ScienceDaily (Feb. 12, 2010) — Although the Department of Veteran Affairs is rolling out treatments nationwide as fast as possible to adequately provide for newly diagnosed PTSD patients, there are still significant barriers to veterans getting a full course of PTSD treatment. The study is published in the latest issue of the Journal of Traumatic Stress.  More than 230,000 Iraq and Afghanistan war veterans sought treatment for the first time at VA healthcare facilities nationwide between 2002 and 2008. More than 20 percent of these veterans, almost 50,000, received a new PTSD diagnosis. Treatments that have been shown to be effective for PTSD typically require 10-12 weekly sessions. VA follows these recommendations, however, fewer than ten percent of those Iraq and Afghanistan veterans with newly diagnosed PTSD complete this recommended “dose” of PTSD treatment. When the timeframe was expanded to a year rather than four months, fewer than thirty percent of the veterans completed the recommended course of treatment.  read more

New DoD/VA Center to Improve Eye Care

Monday, February 15, 2010
By Matt Pueschel | FHP&R Staff Writer 

The new Vision Center of Excellence (VCE) is beginning to take flight since it was formed at the behest of Congress to track eye injuries emanating from the war theater and improve treatment outcomes across the services and VA.  “It’s important to look at how injuries are occurring, what can we do to mitigate the extent of morbidity when doing treatment, and how can we enhance treatment and research and improve the rehabilitation process to bring better functioning in life to patients,” said Col. Donald A. Gagliano, M.D., M.H.A., DoD principal advisor for vision and VCE’s executive director, during a presentation in January before a group of military and veterans service organizations at the FHP&R offices in Falls Church, Va.  VCE was formed after the fiscal year 2008 National Defense Authorization Act directed DoD and VA to establish a center of excellence in the prevention, diagnosis, mitigation, treatment, and rehabilitation of military eye injuries, and to better coordinate visual rehabilitative care and benefits for service members’ continuum of care between the agencies. The need for the VCE is evidenced in the variety of injuries that impact soldiers’ vision, from traumatic eye injury as a result of explosive devices and projectiles, to vision disorders associated with TBI, and eye injury caused by exposure to chemicals, biohazards, lasers or extreme environmental conditions. VCE is facilitating collaborative efforts that support optimal DoD/VA vision care transition, such as a process developed at Walter Reed Army Medical Center for blind rehabilitation care.  read more

Promises, Promises: War widows’ futile fight

By Kimberly Hefling, Associated Press
Mideast edition, Friday, February 12, 2010

WASHINGTON (AP) — For a decade, war widows in matching yellow suit jackets and hats quietly and persistently have knocked on Capitol Hill doors seeking an end to the “widows’ tax,” a government policy that deprives them of benefits from their husbands’ military service.  They are always warmly received, but that’s where the hospitality ends. Despite pledges of help from scores of federal officials — including President Barack Obama and House Speaker Nancy Pelosi — their long quest remains unfulfilled.  Every year since 2005, the Senate has voted to eliminate the policy that denies widows the ability to collect both a military survivor’s benefit and the full annuity bought when their military husbands were alive. But in each of those years, the fix was dropped when House and Senate negotiators wrote the final bill in private.  “What we always hear is that there is just no funding for us. ‘Sorry, this is not your year,'” said Vivianne Wersel, chairwoman of the Government Relations Committee at Gold Star Wives of America. Her husband died of a heart attack in 2005, days after returning from his second tour in Iraq. “What happens behind closed doors, we get thrown under the bus.” The widows’ tax is a law that won’t allow surviving spouses to receive the retirement pay due them when their spouse died from a cause related to military service, and at the same time collect the full annuity — essentially an insurance policy most of their spouses opted to buy. They paid an average of 6.5 percent of their retirement pay in premiums, often $100 or more a month. Because one benefit is subtracted from the other, affected surviving spouses lose about $1,000 a month on average. There are about 54,000 survivors who are affected by the policy, whose spouses served in conflicts from World War II to Afghanistan, and that number could grow. The widows say politicians have promised time and time again to help them, but they don’t.  read more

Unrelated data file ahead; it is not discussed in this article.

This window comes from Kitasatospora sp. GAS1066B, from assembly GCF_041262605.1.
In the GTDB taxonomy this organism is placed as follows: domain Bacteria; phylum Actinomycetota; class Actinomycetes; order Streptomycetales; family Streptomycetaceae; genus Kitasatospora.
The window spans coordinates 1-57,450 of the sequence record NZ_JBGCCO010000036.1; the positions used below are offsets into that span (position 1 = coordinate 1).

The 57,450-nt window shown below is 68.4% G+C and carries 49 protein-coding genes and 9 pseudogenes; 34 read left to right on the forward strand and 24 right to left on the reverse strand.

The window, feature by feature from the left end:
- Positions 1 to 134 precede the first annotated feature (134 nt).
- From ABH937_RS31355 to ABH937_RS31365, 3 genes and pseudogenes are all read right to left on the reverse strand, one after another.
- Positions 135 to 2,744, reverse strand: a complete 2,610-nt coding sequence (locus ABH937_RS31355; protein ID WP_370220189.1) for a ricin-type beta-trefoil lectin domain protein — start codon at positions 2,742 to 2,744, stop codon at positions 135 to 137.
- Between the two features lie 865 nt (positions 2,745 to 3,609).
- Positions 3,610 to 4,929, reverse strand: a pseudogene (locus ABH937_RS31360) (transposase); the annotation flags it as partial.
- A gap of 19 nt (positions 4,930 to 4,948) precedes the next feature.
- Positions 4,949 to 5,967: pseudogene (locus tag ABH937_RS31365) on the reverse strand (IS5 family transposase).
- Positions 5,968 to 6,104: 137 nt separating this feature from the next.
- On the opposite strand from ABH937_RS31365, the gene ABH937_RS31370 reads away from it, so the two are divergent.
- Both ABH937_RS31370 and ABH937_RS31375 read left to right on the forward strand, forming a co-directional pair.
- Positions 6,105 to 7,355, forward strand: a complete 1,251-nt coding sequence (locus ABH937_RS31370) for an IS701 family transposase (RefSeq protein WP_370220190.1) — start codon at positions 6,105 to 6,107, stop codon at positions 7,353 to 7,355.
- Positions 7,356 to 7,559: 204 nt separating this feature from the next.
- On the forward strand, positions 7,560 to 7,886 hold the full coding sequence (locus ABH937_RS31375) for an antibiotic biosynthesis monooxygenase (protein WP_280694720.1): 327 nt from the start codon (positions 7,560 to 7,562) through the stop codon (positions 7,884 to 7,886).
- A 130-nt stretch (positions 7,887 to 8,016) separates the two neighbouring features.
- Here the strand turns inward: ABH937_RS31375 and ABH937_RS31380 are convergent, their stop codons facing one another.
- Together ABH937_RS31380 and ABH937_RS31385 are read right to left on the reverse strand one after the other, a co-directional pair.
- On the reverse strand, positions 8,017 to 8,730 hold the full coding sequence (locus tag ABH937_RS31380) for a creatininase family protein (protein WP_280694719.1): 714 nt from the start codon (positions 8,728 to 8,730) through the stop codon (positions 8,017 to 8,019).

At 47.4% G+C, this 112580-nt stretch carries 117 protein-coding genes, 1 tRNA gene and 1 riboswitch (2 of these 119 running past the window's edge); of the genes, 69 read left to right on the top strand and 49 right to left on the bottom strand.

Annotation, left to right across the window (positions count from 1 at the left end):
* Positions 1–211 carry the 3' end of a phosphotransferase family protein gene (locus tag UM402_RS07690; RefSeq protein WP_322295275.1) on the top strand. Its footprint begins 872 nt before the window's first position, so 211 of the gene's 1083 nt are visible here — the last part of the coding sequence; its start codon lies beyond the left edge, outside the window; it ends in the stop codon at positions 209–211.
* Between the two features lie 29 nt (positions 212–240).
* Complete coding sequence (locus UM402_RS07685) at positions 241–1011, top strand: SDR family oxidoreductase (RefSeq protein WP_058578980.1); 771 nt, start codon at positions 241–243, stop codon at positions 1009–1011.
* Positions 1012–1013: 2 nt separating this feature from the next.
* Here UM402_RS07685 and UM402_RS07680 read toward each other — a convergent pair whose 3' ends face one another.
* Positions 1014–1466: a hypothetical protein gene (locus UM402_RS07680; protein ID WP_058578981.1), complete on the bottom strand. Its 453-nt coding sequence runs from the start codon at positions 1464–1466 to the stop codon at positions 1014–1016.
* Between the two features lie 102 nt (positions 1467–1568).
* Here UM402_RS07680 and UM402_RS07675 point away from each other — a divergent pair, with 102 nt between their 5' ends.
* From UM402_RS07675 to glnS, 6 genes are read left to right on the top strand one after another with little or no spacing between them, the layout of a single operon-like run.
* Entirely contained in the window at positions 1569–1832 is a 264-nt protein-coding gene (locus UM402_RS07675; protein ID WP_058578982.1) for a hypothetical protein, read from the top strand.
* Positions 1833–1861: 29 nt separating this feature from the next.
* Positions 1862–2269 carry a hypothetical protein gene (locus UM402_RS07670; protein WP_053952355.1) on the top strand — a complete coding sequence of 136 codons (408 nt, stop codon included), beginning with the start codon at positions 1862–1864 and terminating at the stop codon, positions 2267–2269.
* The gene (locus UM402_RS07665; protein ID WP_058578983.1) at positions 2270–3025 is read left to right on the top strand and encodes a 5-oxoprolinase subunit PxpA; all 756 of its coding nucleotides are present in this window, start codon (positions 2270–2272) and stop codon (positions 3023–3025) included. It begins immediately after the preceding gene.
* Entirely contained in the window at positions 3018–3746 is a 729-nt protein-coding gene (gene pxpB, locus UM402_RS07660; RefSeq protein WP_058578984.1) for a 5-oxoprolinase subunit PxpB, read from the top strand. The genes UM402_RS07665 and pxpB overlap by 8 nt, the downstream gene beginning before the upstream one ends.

DoD looks at long-term effects of burn pits

By Jim Garamone, American Forces Press Service

WASHINGTON (Dec. 28, 2009) — The Defense Department has launched a study on the possible long-term effects of the smoke emitted from burn pits used in overseas locations such as Iraq.  Armed services medical officials are conducting studies on the health outcomes of individuals that have been deployed to identify any health conditions associated with smoke exposure.  Burn pit smoke can cause some acute health effects in some people, Pentagon spokesman Bryan Whitman said today. These can include eye irritation, upper respiratory ailments and coughing.